Formula One: Hamilton on top in first practice at Baku Grand Prix
Defending world champion Lewis Hamilton topped the times ahead of his championship-leading Mercedes teammate Nico Rosberg in Friday’s incident-filled opening free practice session for this weekend’s European Grand Prix in Baku.other sports Updated: Jun 17, 2016 20:08 IST
Defending world champion Lewis Hamilton topped the times ahead of his championship-leading Mercedes teammate Nico Rosberg in Friday’s incident-filled opening free practice session for this weekend’s European Grand Prix in Baku.
Hamilton clocked a best lap of one minute, 46.436 seconds on supersoft tyres to outpace Rosberg by four-tenths of a second on the new Baku street circuit.
The tight and dusty circuit, never used before, created a series of problems for the drivers and cars in a session that was red-flagged when Australian Daniel Ricciardo crashed his Red Bull into the wall at Turn 15.
On a disappointing day for the Red Bull team, his teenage Dutch teammate Max Verstappen managed only seven laps before he stopped with an oil leak.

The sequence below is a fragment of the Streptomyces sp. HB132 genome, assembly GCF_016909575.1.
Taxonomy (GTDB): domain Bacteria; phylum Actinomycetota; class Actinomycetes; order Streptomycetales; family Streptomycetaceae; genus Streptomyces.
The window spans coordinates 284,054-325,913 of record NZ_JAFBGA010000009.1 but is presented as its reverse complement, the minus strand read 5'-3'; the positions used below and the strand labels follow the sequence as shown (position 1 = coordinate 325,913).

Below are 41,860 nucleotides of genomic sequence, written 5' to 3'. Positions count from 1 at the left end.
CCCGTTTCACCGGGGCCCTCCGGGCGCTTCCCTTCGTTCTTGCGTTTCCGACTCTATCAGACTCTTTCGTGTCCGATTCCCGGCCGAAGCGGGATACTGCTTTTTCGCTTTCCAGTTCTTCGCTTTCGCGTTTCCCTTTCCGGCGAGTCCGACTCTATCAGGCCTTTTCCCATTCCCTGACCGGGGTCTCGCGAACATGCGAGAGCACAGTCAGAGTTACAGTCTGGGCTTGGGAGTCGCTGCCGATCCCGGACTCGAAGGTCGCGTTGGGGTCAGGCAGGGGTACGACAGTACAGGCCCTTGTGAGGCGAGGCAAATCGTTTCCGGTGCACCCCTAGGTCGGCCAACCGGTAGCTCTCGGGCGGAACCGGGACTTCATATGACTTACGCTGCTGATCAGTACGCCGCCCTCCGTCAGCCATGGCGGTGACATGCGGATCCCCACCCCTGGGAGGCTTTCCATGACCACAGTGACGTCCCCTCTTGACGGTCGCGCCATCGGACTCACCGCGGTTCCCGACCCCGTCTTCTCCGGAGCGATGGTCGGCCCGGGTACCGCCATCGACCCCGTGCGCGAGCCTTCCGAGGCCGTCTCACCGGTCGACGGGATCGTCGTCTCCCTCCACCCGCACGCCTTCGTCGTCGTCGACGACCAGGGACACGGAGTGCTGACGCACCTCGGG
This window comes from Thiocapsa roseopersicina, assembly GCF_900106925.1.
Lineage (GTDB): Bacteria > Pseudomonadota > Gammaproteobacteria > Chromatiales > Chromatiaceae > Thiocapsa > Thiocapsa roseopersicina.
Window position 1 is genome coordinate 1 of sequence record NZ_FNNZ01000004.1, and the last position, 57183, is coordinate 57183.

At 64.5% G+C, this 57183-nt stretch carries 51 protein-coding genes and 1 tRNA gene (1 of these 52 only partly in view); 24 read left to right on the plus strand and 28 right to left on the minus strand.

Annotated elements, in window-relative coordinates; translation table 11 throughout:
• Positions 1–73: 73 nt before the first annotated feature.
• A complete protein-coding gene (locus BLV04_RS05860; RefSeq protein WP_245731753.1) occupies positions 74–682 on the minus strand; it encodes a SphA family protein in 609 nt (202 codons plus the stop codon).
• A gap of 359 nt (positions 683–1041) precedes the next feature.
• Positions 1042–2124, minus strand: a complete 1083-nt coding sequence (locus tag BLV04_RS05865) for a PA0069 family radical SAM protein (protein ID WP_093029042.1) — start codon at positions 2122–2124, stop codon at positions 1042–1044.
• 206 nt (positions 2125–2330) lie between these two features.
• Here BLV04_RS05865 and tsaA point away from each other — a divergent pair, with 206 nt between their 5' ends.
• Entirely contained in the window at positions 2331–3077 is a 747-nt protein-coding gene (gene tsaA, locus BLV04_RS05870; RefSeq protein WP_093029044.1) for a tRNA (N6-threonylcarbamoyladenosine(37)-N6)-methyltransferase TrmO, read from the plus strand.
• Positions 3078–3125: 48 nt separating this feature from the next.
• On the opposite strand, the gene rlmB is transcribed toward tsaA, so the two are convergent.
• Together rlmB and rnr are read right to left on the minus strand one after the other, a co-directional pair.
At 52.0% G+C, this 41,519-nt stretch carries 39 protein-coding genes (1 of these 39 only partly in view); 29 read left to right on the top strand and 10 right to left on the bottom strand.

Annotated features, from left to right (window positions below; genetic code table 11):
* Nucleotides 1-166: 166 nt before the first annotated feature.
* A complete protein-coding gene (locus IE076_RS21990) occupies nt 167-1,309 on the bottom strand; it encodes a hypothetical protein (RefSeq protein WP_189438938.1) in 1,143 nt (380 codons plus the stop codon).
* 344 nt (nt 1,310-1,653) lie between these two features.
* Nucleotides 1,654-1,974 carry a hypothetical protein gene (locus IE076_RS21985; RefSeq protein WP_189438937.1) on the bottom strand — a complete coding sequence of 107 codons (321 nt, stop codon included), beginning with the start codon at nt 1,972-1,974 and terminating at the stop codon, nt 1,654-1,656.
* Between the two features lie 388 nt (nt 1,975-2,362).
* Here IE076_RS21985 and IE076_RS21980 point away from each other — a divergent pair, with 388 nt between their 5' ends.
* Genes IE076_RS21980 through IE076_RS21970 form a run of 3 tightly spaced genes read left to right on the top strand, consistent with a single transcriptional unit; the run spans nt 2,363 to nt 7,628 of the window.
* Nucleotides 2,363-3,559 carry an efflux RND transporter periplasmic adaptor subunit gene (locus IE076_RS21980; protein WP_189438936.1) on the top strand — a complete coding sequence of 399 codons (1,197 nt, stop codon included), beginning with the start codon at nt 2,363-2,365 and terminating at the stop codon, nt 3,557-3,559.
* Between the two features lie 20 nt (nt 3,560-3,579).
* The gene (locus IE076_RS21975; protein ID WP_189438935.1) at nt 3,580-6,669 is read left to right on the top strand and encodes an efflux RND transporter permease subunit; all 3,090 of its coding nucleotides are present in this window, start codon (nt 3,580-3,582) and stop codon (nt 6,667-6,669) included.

Valtteri Bottas was third for Williams ahead of two-time champion Fernando Alonso of McLaren Honda with four-time champion Sebastian Vettel fifth for Ferrari.
There was little excitement in the early stages as reticent drivers waited for others to go out and clean up the circuit before Hamilton began to set the pace after 22 minutes of the 90.
Incidents then began to follow one another with German Vettel spinning and Russian Daniil Kvat following suit when he went off at Turn 15, but rejoined.
Finn Bottas then went top before Hamilton responded and followed that by glancing the wall in an incident that resulted in a big flat spot on a tyre.
Ricciardo then caused heavy damage to the right side of his car and, on resumption, Spaniard Carlos Sainz of Toro Rosso went off at the same place, but with much less dramatic impact.
In the aftermath of the session, track officials began work on fixing a problem with loose kerbs that had caused a spate of cut tyres.
Track designer Hermann Tilke said: “The bolts that hold them came loose -- it’s the same design in Singapore and there is a hold that the bolt fits into -- this became loose.”